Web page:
I feel violated. Priyadarshan’s definitely managed to “Aakrosh” the audience. What with medalist army officer Pratap Kumar (Ajay Devgn) having superhero traction shoes that enable him to somehow climb vertical walls (with no hands! Move over Spiderman!), jump from roof to roof in a done to death chase sequence AND is able to maintain absolute equilibrium while navigating standing on the roof of a wildly driven jeep…oh did I mention he’s learned a few tricks from Tarzan? Unfortunately, this is no Marvel Comic superhero and is disappointing.
The realistic portrayal of the very grave subject – a high profile case of the sudden disappearance of three college students in a remote village in Bihar that has the entire nation up in a storm, being investigated by an army officer (Devgn) and a CBI officer (Akshaye Khanna), was so beautifully built up in the first half of the movie and is so sadly massacred in the second.
After a remarkable success in his comedies (like De Dana Dhan), Priyadarshan takes a break with Aakrosh and once again jumps into subjects with depth and gravity having already done so with Virasat, Kaala Paani and Kanjeevaram. In an action packed thriller format, the duo must solve the case which unravels itself as an honor-killing of a love affair gone awry. They must overcome deep rooted casteism plaguing the grahmeen society, muted locals unwilling to support any investigation, disappearing witnesses and a local nexus, Shool Sena, comprising of local politicians, goons, sword brandishing cycle bandits and of course the local police who cover up everything.
With befitting dialogues in bemusing local lingo, decent editing and a minimal number of songs to take a break from the grim brutality has helped keep the film keep its head above the water. There is ample attention to detail which will transport you right into the scene. The music is average.
Akshaye Khanna’s flagging career will seek no redemption. He is overshadowed by Devgn throughout the movie. It’s a shame that even the crowd-puller Devgn is wasted in this film. The lead villain, (Paresh Rawal), a corrupt wife-beating cop who syndicates with the Shool Sena, pulls off another brilliant performance. But having played dirty cop a gazillion times over, there’s nothing fresh. Sameera Reddy does a spicy item number and for once Bipasha Basu is in a super serious role as Geeta, your average bhartiya naari. From being a hip city girl to a sari donning, 24/7 care-taking bruised and beaten housewife with zilch self respect residing in a remote village is quite an extreme turn and Bips is a misfit.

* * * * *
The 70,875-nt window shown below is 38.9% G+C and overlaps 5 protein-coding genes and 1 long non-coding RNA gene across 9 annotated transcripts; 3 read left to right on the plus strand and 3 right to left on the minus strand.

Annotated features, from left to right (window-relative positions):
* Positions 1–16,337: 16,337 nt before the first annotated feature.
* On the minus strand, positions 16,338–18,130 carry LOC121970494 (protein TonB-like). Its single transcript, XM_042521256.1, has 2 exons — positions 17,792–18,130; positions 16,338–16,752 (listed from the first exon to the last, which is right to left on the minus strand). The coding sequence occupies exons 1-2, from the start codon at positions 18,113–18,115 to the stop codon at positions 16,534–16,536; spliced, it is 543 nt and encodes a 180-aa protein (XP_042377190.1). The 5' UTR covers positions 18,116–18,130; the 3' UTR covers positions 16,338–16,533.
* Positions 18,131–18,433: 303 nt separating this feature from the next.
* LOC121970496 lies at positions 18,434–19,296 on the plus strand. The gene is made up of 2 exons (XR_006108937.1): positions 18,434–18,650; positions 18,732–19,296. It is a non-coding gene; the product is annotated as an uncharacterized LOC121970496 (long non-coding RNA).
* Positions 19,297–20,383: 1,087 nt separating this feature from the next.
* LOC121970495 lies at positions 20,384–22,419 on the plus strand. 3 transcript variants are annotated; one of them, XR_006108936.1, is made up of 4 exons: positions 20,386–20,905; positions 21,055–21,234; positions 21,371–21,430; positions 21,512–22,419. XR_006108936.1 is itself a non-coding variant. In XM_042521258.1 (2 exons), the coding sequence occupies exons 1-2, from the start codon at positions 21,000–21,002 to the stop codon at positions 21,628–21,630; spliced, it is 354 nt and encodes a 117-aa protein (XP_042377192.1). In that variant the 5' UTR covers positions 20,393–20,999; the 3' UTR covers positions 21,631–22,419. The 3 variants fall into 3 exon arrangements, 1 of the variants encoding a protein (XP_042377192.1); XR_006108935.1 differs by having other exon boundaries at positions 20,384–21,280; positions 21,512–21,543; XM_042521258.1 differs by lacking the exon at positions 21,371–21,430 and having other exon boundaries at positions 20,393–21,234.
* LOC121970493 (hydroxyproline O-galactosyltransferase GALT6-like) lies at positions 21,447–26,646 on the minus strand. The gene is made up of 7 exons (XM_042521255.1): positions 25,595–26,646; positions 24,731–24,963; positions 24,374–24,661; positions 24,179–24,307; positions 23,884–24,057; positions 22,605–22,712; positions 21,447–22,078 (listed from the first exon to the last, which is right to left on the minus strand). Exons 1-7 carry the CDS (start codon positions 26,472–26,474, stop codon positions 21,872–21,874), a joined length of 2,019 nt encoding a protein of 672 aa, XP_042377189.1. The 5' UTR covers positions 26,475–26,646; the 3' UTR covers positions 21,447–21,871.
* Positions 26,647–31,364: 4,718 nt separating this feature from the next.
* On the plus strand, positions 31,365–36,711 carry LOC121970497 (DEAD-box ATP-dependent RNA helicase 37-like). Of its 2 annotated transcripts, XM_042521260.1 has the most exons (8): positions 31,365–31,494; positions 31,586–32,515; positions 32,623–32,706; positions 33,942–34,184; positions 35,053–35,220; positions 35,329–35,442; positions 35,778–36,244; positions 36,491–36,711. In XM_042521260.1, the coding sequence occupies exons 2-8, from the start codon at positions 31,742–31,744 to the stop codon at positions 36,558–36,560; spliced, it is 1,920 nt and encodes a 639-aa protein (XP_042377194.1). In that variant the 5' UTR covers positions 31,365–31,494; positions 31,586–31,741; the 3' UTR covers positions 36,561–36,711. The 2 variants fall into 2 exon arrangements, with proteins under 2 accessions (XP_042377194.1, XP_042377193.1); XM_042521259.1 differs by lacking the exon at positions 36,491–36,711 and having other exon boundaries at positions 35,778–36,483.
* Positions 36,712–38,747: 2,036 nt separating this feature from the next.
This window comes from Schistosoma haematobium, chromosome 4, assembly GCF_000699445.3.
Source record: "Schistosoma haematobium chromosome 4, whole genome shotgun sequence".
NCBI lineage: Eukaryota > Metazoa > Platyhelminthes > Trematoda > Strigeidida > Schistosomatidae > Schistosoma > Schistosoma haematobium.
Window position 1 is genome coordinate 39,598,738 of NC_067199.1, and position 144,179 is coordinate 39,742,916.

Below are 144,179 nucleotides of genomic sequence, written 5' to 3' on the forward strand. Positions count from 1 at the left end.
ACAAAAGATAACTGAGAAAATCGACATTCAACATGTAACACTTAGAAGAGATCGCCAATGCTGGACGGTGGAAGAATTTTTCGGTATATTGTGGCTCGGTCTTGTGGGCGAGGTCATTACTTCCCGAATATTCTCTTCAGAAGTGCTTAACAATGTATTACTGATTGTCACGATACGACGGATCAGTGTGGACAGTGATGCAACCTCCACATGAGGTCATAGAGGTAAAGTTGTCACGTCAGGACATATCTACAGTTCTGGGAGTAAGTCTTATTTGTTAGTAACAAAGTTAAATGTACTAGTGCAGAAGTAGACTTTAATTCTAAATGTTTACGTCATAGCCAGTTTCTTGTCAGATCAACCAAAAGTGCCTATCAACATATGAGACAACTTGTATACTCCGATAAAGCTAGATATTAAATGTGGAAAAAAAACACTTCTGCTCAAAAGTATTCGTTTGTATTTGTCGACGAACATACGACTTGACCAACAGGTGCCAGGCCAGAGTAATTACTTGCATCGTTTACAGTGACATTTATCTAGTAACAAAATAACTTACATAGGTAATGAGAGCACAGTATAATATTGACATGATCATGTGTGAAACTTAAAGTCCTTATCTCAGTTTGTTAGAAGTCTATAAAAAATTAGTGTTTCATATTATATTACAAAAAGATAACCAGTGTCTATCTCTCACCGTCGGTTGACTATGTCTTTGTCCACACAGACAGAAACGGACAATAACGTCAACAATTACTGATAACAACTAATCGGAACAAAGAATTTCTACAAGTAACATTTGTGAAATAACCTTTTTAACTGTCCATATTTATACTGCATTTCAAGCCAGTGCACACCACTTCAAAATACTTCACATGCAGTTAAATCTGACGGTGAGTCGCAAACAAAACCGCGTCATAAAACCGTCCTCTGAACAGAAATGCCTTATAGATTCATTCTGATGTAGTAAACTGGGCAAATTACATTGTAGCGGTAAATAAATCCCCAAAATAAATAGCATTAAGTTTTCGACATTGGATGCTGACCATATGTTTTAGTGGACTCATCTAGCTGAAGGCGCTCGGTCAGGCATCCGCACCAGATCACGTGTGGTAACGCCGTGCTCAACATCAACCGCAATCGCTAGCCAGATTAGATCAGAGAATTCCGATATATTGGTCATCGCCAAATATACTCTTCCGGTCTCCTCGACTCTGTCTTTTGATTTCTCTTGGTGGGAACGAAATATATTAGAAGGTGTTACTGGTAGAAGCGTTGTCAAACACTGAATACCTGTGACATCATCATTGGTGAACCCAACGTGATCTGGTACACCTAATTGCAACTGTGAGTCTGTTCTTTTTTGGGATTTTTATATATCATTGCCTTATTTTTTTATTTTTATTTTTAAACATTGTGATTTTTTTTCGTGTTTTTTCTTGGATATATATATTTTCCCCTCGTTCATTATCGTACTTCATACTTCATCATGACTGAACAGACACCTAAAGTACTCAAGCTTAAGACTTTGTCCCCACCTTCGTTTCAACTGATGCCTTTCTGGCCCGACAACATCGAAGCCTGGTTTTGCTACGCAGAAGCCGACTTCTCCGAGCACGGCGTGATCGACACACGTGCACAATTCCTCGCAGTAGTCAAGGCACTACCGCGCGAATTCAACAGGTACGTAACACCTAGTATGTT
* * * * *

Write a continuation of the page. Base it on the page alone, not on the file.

But what is definitely appalling is the endless mind-numbing gory violence which will have your stomach churn. It is no wonder then that the Censor awarded ‘A’ category to this film. Agreed, it is a serious subject. But a scene in which Geeta, Paresh’s wife (Basu), is being flogged is dragged out for far too long at the cost of the audience’s sensibilities. The action sequences take an incredulous comical turn and ruin the entire gravitas that was created with such care. Devgn will also give you “Crossing Railway Tracks for Dummies”, making hundreds of people who have died on the Mumbai railway tracks look like idiots.
In the end, everybody is bruised and beaten up (including the audience). (Well, except Akshaye Khanna who gets left out again!) There is nothing exceptional and with the recent spate of Hindi movies based in villages and tackling social issues, this is just one more to the list.